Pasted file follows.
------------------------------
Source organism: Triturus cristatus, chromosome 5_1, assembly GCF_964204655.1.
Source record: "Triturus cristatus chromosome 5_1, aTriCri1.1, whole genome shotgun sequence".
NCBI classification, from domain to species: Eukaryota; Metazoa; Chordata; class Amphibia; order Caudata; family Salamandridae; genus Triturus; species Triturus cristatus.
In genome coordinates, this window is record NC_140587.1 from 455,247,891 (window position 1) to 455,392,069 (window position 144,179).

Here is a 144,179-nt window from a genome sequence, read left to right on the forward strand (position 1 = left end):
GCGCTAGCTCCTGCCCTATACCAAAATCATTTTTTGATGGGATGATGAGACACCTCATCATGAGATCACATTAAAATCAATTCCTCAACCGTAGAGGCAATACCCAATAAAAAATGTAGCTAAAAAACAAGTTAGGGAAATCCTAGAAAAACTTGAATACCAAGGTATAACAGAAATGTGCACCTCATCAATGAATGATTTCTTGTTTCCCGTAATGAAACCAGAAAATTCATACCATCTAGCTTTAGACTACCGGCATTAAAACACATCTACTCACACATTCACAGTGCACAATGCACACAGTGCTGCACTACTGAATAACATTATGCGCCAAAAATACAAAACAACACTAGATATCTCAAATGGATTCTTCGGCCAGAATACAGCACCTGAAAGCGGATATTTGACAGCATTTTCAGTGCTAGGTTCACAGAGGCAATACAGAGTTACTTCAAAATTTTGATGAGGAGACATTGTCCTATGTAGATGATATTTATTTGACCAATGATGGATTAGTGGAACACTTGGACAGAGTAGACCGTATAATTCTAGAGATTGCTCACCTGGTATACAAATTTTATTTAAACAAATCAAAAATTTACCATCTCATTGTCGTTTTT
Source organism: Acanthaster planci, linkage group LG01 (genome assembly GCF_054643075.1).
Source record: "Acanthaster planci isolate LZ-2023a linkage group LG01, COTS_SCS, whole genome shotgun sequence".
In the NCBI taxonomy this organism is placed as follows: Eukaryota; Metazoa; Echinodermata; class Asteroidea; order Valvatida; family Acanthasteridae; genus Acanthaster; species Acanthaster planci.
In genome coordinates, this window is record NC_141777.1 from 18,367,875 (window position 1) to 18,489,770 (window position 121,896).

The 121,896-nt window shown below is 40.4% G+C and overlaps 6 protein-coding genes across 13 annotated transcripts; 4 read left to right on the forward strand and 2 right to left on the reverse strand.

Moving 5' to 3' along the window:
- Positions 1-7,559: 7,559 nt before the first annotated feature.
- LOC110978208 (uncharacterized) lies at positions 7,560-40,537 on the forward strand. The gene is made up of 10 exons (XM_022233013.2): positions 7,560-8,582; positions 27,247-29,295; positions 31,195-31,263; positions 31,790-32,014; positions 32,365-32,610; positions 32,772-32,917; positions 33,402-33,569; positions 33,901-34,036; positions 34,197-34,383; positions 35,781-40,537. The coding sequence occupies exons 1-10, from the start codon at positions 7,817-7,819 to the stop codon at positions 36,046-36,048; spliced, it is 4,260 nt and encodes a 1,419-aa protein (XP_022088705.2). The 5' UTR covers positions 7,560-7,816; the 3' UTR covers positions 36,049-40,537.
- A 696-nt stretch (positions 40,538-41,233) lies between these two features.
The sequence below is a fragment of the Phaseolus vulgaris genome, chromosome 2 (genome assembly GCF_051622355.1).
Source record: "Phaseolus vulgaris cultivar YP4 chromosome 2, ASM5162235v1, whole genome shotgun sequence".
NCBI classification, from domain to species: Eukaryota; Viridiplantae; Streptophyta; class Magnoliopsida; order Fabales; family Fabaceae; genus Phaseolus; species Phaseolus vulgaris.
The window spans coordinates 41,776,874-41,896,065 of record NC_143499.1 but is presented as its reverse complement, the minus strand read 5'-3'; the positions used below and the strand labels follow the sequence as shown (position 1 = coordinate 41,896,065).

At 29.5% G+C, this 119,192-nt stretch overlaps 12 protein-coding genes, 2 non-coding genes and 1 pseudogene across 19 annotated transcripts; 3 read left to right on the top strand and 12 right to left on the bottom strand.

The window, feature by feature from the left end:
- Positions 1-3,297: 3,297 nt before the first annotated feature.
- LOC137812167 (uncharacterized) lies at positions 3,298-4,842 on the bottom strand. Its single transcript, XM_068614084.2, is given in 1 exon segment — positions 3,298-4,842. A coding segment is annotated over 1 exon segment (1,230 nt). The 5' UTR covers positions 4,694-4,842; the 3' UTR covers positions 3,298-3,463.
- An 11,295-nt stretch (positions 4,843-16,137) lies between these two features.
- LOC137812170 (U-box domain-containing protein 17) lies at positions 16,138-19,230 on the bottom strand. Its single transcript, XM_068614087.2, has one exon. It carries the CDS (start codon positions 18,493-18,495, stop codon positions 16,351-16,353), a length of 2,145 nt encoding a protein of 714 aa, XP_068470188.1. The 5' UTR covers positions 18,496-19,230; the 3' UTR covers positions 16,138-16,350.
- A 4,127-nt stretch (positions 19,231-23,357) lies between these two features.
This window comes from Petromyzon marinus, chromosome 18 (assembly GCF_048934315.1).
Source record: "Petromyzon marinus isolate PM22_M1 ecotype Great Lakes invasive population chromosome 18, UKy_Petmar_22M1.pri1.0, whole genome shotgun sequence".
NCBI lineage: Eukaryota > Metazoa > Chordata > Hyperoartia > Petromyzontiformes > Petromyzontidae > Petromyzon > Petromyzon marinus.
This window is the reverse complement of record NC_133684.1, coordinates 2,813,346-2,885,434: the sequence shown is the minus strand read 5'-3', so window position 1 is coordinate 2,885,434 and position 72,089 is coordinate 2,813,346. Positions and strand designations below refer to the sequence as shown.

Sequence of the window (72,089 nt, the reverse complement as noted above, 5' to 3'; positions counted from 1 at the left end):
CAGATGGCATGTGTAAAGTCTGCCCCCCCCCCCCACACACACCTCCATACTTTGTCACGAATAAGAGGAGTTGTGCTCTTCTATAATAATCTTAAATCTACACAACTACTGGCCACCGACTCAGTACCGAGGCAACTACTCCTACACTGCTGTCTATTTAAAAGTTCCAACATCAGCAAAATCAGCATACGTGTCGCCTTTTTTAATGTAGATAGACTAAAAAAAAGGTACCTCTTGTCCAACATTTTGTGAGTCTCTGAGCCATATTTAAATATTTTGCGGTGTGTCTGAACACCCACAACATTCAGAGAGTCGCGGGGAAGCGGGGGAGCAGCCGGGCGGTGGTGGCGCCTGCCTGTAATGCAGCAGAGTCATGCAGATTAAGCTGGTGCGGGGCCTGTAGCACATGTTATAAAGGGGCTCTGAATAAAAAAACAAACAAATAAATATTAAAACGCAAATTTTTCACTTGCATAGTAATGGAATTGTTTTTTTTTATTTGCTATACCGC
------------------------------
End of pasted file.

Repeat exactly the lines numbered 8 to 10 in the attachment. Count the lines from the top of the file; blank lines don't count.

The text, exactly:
Source record: "Acanthaster planci isolate LZ-2023a linkage group LG01, COTS_SCS, whole genome shotgun sequence".
In the NCBI taxonomy this organism is placed as follows: Eukaryota; Metazoa; Echinodermata; class Asteroidea; order Valvatida; family Acanthasteridae; genus Acanthaster; species Acanthaster planci.
In genome coordinates, this window is record NC_141777.1 from 18,367,875 (window position 1) to 18,489,770 (window position 121,896).